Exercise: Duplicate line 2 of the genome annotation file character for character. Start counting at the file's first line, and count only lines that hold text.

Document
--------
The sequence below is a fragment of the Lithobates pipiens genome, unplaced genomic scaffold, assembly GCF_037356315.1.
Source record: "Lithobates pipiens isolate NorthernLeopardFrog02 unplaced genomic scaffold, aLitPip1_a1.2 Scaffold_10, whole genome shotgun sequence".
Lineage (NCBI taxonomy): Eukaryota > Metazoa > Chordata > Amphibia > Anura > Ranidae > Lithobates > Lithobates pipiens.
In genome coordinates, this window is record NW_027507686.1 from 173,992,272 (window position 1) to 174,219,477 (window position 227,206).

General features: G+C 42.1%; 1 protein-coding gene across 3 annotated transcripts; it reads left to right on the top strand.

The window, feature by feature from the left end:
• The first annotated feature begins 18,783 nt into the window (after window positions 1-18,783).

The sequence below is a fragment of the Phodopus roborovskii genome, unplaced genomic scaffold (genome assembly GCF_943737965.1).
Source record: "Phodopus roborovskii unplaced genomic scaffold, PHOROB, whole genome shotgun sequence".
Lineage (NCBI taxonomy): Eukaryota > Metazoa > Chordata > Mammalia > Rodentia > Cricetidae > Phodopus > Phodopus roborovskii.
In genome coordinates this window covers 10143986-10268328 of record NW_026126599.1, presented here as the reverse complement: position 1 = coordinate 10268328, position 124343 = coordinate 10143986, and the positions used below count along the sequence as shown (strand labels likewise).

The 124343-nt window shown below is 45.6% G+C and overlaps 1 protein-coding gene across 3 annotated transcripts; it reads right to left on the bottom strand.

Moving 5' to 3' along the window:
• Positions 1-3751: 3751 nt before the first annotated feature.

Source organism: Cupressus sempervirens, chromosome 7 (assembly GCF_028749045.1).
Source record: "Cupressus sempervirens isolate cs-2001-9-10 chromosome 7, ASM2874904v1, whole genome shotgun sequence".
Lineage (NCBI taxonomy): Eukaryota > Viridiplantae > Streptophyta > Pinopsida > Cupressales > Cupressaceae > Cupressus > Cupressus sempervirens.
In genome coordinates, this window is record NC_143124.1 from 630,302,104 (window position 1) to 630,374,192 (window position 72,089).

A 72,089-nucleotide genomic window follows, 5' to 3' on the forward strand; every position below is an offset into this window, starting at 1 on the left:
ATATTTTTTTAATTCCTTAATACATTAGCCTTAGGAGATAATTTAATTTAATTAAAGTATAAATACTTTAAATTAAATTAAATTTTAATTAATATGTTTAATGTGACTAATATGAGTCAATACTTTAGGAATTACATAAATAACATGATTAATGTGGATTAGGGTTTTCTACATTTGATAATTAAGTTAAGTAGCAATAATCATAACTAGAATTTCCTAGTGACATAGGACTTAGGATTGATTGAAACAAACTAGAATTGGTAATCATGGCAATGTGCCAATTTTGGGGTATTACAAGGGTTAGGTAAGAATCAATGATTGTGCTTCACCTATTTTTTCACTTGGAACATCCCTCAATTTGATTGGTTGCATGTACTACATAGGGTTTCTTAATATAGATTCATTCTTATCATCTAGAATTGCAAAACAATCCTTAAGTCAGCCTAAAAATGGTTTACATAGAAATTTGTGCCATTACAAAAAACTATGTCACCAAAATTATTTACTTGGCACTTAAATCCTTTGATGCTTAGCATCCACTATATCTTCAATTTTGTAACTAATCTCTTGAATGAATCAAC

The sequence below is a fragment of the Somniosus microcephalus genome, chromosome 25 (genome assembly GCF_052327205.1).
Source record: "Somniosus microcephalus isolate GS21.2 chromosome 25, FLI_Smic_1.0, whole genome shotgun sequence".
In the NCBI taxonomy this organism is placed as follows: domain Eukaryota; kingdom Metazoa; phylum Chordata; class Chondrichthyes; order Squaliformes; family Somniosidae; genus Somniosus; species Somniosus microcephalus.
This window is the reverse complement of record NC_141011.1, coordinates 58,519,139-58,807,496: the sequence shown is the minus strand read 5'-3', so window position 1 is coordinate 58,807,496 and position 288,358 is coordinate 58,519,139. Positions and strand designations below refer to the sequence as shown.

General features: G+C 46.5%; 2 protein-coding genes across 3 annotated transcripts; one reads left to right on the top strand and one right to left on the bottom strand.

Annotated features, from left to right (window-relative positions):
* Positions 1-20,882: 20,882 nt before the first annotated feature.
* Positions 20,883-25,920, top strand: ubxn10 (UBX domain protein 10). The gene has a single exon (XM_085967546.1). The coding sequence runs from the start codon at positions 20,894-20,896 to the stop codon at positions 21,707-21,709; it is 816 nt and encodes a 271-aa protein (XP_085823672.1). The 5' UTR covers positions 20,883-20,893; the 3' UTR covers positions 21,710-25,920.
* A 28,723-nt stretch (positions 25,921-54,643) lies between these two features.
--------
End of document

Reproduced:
Source record: "Lithobates pipiens isolate NorthernLeopardFrog02 unplaced genomic scaffold, aLitPip1_a1.2 Scaffold_10, whole genome shotgun sequence".